Secondary Stock Transactions
What is a secondary stock transaction and how does it impact my 409a?
When preparing to request a new 409a valuation, it is important to consider whether there was a secondary stock transaction or share repurchase that occurred prior to the valuation date.
A secondary stock transaction is any purchase or transaction of Common or Preferred Stock that is not related to a primary financing event. Specifically, any sale of shares from an existing investor or shareholder.
Secondary transactions come in many forms:
- liquidity for founders as part of a financing round
- company tender offers
- sale of stock by early investors or employees to a third party.
It is important to understand the nature of these transactions when considering the potential impact on your 409a valuation.
Specifically, the following questions should be carefully considered:
- When did the transaction take place?
- Who were the buyers and who were the sellers? How are they related (if at all)?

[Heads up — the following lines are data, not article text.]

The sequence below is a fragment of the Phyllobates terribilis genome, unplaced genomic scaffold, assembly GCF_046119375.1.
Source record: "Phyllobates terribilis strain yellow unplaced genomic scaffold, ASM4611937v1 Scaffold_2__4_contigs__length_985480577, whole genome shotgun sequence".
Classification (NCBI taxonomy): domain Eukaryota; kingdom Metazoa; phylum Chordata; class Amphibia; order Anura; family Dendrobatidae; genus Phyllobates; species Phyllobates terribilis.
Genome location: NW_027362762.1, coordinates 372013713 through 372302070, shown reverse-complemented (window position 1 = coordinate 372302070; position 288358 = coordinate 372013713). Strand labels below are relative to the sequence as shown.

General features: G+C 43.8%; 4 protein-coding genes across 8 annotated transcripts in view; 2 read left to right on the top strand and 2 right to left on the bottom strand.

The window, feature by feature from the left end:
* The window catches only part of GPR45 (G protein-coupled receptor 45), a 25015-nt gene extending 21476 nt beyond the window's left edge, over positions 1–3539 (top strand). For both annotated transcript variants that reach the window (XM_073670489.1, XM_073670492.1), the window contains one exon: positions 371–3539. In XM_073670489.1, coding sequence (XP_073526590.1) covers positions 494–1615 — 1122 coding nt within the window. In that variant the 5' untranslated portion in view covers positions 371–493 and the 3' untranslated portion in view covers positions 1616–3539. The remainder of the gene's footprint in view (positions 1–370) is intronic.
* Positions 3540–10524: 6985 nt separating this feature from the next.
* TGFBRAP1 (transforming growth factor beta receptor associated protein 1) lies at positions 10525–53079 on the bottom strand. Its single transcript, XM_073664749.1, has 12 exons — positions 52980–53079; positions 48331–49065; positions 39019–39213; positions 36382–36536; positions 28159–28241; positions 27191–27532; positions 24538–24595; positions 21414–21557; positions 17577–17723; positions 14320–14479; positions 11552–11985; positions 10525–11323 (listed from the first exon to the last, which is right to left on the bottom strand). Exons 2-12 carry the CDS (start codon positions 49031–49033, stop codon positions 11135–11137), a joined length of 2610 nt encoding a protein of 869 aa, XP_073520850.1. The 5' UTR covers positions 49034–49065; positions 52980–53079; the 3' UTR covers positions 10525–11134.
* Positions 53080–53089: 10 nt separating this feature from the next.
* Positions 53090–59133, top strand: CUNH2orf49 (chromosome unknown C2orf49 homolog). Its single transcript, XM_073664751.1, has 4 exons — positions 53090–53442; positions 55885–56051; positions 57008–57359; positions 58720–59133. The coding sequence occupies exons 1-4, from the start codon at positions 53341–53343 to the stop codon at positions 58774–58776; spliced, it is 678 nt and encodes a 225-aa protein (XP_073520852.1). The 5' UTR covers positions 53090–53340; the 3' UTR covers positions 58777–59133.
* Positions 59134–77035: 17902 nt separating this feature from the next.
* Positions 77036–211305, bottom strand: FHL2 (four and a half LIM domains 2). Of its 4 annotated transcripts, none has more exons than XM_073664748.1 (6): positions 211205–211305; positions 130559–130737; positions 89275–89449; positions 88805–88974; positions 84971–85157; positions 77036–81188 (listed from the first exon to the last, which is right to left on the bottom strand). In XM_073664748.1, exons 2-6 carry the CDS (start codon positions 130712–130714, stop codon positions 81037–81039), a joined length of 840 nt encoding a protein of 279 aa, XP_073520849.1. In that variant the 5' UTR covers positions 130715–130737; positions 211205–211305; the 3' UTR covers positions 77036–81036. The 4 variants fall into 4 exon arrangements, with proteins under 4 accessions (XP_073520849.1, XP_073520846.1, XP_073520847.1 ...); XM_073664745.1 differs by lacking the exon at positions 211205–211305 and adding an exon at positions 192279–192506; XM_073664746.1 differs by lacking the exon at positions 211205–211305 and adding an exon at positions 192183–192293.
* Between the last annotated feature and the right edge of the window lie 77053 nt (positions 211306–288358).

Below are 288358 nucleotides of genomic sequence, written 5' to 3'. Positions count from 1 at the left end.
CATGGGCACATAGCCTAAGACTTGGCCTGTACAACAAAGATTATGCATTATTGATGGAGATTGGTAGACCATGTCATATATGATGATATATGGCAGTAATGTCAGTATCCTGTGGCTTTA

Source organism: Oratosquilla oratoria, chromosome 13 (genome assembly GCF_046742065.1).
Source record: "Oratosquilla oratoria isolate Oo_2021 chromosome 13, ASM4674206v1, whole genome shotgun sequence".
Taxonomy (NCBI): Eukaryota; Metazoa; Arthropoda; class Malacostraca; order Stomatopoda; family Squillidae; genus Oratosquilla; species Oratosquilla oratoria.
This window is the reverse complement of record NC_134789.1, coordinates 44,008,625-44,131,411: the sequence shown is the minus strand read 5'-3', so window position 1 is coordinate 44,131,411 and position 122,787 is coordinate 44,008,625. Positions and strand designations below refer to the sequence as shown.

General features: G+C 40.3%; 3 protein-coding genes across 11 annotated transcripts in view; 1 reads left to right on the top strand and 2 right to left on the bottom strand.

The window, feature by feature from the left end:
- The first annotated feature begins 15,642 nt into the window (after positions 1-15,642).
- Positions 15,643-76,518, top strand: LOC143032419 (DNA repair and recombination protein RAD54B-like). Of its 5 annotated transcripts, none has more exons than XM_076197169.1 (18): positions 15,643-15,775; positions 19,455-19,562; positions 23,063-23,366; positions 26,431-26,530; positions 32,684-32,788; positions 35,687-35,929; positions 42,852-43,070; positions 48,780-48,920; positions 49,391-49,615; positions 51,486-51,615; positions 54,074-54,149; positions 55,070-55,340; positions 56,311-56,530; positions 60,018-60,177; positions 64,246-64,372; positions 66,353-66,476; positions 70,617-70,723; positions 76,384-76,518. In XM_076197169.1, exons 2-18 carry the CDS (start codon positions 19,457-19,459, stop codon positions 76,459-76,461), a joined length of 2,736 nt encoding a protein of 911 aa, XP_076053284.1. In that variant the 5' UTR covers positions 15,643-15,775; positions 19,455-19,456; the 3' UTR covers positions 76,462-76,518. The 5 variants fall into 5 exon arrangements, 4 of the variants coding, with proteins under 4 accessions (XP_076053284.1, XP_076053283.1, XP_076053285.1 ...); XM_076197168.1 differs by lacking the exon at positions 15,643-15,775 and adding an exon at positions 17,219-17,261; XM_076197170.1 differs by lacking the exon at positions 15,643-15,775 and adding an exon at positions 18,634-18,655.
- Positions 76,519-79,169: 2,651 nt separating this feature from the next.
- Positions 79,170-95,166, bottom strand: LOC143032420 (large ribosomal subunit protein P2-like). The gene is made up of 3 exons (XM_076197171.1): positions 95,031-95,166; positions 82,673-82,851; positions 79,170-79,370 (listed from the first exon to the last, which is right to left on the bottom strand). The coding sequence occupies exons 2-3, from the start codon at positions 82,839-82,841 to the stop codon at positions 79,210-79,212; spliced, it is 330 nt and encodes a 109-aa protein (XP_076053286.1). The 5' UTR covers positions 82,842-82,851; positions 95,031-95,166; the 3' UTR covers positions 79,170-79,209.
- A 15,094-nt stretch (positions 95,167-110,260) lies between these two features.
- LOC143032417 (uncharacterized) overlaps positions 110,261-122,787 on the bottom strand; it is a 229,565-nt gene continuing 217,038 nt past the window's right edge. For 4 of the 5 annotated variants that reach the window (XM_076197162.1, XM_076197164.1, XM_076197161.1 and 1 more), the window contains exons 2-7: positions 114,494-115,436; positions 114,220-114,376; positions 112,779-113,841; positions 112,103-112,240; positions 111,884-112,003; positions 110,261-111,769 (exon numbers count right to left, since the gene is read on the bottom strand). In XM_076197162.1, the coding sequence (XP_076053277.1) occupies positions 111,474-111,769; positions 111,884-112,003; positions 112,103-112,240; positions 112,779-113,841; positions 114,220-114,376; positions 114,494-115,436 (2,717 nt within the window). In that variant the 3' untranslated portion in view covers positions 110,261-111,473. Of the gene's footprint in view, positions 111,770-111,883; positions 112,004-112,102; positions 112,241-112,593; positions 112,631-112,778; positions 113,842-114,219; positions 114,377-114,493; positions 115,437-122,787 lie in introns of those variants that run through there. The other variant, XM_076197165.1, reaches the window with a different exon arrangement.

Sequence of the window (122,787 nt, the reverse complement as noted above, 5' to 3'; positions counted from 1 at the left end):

- What was the total number of shares sold and at what price?
- How was the share price determined?
- Did the buyer have full access to relevant information about the company? (eg. financial plans and forecast)
- Can every shareholder sell shares at this price?
- Was this a one-off event or a recurring transaction?
The answers to these questions are important to review when evaluating the potential impact of a secondary transaction on a 409a valuation. Recently, auditors and the SEC have placed more scrutiny on secondary transactions in private companies. For this reason, it is crucial to discuss these events with your analyst while working on a 409a valuation.
For case-specific questions around what qualifies as a material event, please contact email@example.com.